During the summer portion of the FYE, students are in class with faculty members for five hours a day. Before the start of classes, students have already turned in their first research paper, and are 25 percent of the way done with the course. Because so much gets done beforehand, the class also ends around the time of Thanksgiving break, giving students more time to focus on other finals.

Vice president for Student Life Sheryl Tynes, who has played a major role in organizing the Summer Bridge Program and FYE, attributes some of the FYE’s success to what she calls a self-selection process. Tynes believes the decision to cut one’s summer short for the sake of academic improvement is a courageous one.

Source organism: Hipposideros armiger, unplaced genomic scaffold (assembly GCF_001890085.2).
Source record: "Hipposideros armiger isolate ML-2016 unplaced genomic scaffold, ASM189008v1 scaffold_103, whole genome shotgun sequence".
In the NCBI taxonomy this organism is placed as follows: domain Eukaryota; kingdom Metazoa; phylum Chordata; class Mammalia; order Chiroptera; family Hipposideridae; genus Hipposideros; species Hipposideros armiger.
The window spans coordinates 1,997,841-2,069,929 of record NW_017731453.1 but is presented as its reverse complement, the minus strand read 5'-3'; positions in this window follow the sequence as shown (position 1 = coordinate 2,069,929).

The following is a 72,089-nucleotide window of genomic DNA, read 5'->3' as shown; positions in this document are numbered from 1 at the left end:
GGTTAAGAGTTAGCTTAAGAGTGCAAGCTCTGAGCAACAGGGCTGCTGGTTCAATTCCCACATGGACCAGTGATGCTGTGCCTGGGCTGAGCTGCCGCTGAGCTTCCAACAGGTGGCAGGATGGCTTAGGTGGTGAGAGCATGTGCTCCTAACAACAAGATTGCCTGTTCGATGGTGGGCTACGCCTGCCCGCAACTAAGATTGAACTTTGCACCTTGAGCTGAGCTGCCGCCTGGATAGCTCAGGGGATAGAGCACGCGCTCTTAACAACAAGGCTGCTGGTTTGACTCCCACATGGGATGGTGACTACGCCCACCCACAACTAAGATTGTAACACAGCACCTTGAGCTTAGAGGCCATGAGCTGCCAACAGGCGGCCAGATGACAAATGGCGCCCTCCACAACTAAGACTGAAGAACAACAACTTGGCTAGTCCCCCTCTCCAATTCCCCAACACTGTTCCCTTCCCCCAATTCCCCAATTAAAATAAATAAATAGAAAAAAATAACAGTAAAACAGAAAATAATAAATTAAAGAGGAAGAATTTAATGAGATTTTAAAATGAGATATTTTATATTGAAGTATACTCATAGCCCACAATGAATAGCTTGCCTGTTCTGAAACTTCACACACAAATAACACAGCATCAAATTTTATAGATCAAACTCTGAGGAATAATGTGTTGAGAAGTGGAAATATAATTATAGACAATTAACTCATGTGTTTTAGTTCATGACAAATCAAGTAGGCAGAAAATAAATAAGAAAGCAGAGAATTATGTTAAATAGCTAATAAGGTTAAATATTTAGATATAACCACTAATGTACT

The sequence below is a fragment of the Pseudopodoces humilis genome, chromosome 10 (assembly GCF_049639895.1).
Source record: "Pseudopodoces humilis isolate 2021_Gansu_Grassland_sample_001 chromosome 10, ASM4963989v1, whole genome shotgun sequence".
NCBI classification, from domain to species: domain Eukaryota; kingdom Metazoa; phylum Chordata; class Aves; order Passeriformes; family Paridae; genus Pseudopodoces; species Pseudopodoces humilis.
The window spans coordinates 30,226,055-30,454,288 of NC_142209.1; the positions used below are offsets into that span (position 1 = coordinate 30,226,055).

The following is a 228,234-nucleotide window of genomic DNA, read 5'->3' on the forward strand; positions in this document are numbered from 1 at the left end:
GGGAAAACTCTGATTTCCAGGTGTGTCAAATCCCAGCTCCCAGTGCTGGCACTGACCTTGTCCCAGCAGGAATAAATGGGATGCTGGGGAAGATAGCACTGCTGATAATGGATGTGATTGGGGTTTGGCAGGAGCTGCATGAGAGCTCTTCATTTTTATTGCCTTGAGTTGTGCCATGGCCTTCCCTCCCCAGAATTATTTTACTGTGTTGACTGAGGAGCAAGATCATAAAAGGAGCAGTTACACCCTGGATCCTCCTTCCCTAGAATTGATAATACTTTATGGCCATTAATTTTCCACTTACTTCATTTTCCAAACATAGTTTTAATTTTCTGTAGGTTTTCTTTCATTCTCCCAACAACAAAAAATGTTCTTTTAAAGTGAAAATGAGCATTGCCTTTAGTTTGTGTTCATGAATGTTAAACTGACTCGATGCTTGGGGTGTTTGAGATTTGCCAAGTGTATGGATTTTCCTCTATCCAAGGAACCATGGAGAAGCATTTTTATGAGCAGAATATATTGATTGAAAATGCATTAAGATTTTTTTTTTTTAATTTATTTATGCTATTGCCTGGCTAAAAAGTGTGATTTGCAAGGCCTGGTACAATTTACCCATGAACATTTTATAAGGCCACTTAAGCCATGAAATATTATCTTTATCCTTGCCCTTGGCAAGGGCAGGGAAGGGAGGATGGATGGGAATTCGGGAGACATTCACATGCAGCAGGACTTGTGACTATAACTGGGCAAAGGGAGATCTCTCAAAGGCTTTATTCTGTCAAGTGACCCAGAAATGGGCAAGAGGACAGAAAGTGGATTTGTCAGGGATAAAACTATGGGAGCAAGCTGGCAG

“The students in the Summer Bridge Program have a fire in them that maybe a lot of students don’t have,” Tynes said.

As soon as Ali got an email inviting her to participate in Summer Bridge Program, she was in.

“[The email said] ‘Summer Bridge students are more likely to succeed academically and have a higher four-year retention rate. They have better grades, a higher graduation rate, and they are allowed to finish a month early before finals.’ Those are the things that got to me,” Ali said.

Her seminar and writing workshop courses during the program did not disappoint. She spoke highly of her professors, Gregory Hazleton and Amy Holmes, and said she feels prepared to continue her coursework due to their support.